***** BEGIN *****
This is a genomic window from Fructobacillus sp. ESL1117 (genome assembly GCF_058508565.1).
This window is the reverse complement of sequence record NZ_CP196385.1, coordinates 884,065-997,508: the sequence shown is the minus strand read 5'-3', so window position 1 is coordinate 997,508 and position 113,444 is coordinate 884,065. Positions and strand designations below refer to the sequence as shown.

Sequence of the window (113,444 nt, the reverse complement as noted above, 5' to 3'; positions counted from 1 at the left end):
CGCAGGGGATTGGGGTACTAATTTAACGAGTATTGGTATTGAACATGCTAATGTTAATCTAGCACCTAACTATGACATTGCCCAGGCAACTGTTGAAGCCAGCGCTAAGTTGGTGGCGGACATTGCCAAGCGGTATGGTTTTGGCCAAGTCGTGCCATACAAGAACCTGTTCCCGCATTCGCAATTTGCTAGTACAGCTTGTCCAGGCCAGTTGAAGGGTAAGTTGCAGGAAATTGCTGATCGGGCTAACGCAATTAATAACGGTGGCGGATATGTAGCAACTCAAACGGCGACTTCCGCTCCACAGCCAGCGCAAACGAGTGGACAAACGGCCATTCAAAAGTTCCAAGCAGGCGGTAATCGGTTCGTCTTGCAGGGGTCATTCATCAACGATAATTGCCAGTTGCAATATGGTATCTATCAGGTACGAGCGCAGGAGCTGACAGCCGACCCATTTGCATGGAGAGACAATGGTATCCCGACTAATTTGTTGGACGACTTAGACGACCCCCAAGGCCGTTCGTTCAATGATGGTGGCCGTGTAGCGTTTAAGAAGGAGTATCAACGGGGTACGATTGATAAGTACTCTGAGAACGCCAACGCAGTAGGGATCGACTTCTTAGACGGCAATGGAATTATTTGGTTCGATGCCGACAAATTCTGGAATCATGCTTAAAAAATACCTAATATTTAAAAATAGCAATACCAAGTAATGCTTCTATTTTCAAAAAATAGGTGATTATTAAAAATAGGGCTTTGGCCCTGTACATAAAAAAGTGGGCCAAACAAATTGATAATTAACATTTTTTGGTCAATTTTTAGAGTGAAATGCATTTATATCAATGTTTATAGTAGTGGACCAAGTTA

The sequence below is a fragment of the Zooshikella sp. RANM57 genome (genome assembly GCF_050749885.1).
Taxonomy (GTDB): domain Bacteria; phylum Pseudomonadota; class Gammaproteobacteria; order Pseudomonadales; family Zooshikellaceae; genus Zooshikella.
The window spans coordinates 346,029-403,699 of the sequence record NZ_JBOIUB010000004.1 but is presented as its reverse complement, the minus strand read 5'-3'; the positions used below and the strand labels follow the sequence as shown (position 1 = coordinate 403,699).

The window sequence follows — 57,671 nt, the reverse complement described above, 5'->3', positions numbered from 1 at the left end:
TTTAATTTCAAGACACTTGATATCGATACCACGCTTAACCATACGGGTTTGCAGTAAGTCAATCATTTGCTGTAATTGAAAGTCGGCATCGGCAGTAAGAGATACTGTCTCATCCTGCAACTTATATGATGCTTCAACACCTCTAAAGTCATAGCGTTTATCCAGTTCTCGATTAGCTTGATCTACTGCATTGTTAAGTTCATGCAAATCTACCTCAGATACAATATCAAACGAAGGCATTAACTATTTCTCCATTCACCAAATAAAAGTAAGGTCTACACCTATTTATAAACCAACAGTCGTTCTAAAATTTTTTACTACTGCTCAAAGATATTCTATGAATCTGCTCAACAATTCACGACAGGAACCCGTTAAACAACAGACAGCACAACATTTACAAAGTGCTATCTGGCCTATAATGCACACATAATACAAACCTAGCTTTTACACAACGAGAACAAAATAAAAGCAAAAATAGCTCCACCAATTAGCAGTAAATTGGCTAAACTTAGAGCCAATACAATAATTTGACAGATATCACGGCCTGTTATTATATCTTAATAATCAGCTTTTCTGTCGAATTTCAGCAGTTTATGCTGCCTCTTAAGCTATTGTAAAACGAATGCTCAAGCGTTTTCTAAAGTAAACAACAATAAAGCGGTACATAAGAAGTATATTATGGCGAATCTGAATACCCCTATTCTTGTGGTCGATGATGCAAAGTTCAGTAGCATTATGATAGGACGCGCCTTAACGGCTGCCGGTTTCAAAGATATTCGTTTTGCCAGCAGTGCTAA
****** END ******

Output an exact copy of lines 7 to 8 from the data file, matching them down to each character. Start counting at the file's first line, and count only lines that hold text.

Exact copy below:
The window spans coordinates 346,029-403,699 of the sequence record NZ_JBOIUB010000004.1 but is presented as its reverse complement, the minus strand read 5'-3'; the positions used below and the strand labels follow the sequence as shown (position 1 = coordinate 403,699).

The window sequence follows — 57,671 nt, the reverse complement described above, 5'->3', positions numbered from 1 at the left end: